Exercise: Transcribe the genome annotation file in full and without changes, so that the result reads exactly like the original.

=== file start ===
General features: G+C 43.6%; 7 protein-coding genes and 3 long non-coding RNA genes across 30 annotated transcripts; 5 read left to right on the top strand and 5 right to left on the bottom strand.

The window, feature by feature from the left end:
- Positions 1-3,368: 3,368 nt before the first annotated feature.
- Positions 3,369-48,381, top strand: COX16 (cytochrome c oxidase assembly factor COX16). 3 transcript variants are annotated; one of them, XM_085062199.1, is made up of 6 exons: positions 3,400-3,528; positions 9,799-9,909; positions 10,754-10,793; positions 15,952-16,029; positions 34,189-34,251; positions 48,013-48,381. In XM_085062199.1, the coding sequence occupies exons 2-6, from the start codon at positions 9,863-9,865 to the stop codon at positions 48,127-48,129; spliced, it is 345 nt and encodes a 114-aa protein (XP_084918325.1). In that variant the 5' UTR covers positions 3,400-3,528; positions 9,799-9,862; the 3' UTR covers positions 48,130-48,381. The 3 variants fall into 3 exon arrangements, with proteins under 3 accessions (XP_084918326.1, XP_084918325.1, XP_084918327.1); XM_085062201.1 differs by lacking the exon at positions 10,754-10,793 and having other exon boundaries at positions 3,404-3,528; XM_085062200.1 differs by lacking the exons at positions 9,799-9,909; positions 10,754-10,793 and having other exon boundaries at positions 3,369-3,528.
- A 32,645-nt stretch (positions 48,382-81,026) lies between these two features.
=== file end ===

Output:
General features: G+C 43.6%; 7 protein-coding genes and 3 long non-coding RNA genes across 30 annotated transcripts; 5 read left to right on the top strand and 5 right to left on the bottom strand.

The window, feature by feature from the left end:
- Positions 1-3,368: 3,368 nt before the first annotated feature.
- Positions 3,369-48,381, top strand: COX16 (cytochrome c oxidase assembly factor COX16). 3 transcript variants are annotated; one of them, XM_085062199.1, is made up of 6 exons: positions 3,400-3,528; positions 9,799-9,909; positions 10,754-10,793; positions 15,952-16,029; positions 34,189-34,251; positions 48,013-48,381. In XM_085062199.1, the coding sequence occupies exons 2-6, from the start codon at positions 9,863-9,865 to the stop codon at positions 48,127-48,129; spliced, it is 345 nt and encodes a 114-aa protein (XP_084918325.1). In that variant the 5' UTR covers positions 3,400-3,528; positions 9,799-9,862; the 3' UTR covers positions 48,130-48,381. The 3 variants fall into 3 exon arrangements, with proteins under 3 accessions (XP_084918326.1, XP_084918325.1, XP_084918327.1); XM_085062201.1 differs by lacking the exon at positions 10,754-10,793 and having other exon boundaries at positions 3,404-3,528; XM_085062200.1 differs by lacking the exons at positions 9,799-9,909; positions 10,754-10,793 and having other exon boundaries at positions 3,369-3,528.
- A 32,645-nt stretch (positions 48,382-81,026) lies between these two features.